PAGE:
Tuesday, February 2, 2016

Tonglen Meditation for All

Tonglen is a Tibetan word which means "giving and receiving." Tonglen meditation is a breath based Tibetan Buddhist practice designed to take in and transform suffering for the benefit of all beings. Tonglen practice is generally introduced to people who already have a meditation practice and are familiar with using the breath in meditation; however, one can begin a Tonglen practice without former meditation experience. In fact, Tonglen is a practice holding such strong appeal for many of us who desire to help ourselves and others that it can ignite a true passion for meditation in a complete beginner. It feels like making a difference with our meditation, even though ALL meditation makes a positive difference! Those who have experienced prayer may feel a connection with Tonglen.

So what is the practice? How do you do it? If you can breathe with awareness, Tonglen is not a difficult technique. Sit comfortably with a straight spine and rest your hands in your lap (no particular hand position is mandatory). You can also practice lying on your back folding your hands over your heart. Close your eyes and draw your awareness to your breath. Once you establish a rhythm of your comfortable and complete in-breath and out-breath, feeling settled and focused on inhaling and exhaling, you are ready to practice Tonglen.

1. Form an intention to receive darkness and suffering, and to generate and send out light, mercy, compassion and healing. (This applies to your own suffering as well as that of others.)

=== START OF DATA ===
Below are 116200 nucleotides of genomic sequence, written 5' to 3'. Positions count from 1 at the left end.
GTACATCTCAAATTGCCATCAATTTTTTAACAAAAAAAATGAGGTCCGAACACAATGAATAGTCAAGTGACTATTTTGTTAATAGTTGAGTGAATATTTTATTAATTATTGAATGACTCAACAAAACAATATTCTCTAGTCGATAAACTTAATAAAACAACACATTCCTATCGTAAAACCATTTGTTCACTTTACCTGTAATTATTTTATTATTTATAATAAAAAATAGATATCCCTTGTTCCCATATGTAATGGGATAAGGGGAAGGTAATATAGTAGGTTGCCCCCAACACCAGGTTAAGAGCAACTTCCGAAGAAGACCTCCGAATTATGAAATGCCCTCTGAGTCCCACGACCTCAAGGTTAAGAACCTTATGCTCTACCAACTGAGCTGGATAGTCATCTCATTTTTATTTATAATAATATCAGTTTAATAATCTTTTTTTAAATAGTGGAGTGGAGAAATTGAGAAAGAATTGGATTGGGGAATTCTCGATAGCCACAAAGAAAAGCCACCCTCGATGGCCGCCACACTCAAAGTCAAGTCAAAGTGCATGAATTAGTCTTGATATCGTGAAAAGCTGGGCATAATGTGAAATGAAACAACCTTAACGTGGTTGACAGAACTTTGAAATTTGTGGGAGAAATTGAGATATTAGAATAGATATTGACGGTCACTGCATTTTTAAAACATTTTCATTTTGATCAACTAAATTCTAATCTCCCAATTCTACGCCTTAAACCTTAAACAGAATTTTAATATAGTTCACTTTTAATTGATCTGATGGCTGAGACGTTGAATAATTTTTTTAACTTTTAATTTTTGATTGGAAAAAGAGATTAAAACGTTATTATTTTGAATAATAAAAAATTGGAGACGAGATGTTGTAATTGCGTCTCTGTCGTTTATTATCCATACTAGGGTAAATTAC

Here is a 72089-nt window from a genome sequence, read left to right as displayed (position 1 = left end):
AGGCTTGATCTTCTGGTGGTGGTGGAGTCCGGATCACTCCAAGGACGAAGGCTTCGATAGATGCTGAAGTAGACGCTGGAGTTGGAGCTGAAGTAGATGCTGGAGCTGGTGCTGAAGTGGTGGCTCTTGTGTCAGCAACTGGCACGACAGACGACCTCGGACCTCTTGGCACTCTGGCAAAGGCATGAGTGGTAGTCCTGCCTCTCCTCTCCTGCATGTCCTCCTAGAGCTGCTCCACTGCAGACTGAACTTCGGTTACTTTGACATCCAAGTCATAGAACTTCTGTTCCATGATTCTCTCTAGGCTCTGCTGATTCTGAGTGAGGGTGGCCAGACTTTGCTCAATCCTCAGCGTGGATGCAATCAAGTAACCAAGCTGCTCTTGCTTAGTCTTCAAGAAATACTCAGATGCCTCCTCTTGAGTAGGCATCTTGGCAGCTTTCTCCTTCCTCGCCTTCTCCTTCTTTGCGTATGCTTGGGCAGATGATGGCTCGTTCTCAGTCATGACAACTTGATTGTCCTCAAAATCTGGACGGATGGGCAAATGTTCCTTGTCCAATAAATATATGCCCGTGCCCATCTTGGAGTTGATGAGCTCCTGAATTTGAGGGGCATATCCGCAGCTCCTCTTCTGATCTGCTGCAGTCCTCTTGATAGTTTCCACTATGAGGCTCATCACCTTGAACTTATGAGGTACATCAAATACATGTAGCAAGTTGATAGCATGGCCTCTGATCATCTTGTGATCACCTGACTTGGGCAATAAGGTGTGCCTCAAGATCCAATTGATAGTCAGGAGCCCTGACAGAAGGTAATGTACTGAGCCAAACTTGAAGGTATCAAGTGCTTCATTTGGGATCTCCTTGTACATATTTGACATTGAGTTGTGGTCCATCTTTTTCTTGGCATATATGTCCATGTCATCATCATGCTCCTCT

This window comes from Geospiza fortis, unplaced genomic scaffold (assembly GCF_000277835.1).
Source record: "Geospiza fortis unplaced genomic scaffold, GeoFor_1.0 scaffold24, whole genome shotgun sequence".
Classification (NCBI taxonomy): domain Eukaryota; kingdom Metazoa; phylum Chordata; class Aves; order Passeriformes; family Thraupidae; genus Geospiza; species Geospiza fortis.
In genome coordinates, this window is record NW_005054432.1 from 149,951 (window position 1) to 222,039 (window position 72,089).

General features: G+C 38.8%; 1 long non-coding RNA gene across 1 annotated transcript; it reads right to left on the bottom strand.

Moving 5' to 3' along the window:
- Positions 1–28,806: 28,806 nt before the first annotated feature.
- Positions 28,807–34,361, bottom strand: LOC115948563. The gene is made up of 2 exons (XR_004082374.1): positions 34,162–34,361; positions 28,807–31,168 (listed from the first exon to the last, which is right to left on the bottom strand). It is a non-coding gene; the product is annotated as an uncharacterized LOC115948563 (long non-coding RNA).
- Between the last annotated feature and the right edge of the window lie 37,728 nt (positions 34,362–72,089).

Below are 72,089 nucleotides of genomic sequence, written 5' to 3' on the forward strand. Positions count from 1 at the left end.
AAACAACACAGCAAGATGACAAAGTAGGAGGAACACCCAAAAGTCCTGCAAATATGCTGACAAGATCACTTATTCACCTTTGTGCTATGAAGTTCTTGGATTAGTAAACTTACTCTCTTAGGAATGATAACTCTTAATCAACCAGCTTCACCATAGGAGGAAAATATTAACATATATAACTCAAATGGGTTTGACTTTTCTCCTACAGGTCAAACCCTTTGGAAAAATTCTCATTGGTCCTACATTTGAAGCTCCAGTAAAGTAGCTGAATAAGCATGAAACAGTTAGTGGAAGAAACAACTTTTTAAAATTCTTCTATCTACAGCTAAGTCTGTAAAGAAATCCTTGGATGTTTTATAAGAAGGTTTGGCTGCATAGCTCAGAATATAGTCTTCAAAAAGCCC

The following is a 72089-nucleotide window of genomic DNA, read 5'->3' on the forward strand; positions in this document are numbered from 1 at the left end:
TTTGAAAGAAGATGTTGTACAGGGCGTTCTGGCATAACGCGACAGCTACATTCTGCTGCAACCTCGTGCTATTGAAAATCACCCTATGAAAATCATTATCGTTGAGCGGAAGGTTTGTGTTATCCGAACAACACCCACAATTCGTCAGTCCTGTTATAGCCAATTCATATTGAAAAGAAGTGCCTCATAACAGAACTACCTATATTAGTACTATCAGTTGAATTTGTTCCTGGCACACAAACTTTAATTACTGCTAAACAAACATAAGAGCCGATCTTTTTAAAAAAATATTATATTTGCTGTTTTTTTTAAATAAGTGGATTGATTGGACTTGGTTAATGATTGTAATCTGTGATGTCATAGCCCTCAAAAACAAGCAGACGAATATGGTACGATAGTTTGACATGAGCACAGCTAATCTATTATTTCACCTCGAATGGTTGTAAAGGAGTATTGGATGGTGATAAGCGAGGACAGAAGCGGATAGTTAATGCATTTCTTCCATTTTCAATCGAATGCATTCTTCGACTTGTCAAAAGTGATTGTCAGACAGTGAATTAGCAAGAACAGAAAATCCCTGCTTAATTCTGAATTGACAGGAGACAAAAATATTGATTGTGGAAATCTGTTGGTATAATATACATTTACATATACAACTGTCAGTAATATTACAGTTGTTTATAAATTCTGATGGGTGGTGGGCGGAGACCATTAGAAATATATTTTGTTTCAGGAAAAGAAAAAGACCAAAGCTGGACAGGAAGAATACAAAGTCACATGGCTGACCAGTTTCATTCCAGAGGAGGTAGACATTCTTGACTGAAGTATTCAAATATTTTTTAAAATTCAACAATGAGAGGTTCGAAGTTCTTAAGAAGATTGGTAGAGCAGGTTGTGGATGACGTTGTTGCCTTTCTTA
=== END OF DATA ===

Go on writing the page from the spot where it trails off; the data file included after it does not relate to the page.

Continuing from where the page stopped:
2. Breathe in whatever you are feeling, and accept it. Breathe out well-being.

3. Visualize all suffering as black smoke and all well-being as white light. Imagine breathing in black smoke and breathing out white light; you are transforming suffering with your breath.

4. Apply this practice to the suffering of loved ones (people you know) and also to strangers, people in your community, in your state, in your nation and across the world who are experiencing hardships and suffering.

5. Concentrate your attention on the particular experience of suffering you wish to alleviate, and engage in the breathing practice above.

There is no particular professed faith or religious affiliation required to practice Tonglen. It can feel a lot like prayer, since you are using your intention to generate compassion, bestow mercy and initiate healing transformation--but you don't need to believe in the power of prayer to use this practice.

For those familiar with Christianity, Jesus on the cross is symbolic of the transformation inherent in Tonglen practice. In his act on the cross, Jesus exchanged the sins, pain and suffering of all for salvation. The Greek root words sōzō, sōtēr, and sōtēria, "save," "savior," and "salvation" are the foundation of the Christian creeds. Biblical scholars tells us these words have different literal meanings than what we find in most Bible translations. To be "saved" is closer in meaning to being made whole, a "savior" is one who makes whole, and "salvation" is therapeutic restoration. This is the basic intention of Tonglen practice.

Even if the only difference Tonglen makes is your own healing and peace of mind in the midst of suffering, it is well worth any effort and time you put into it.

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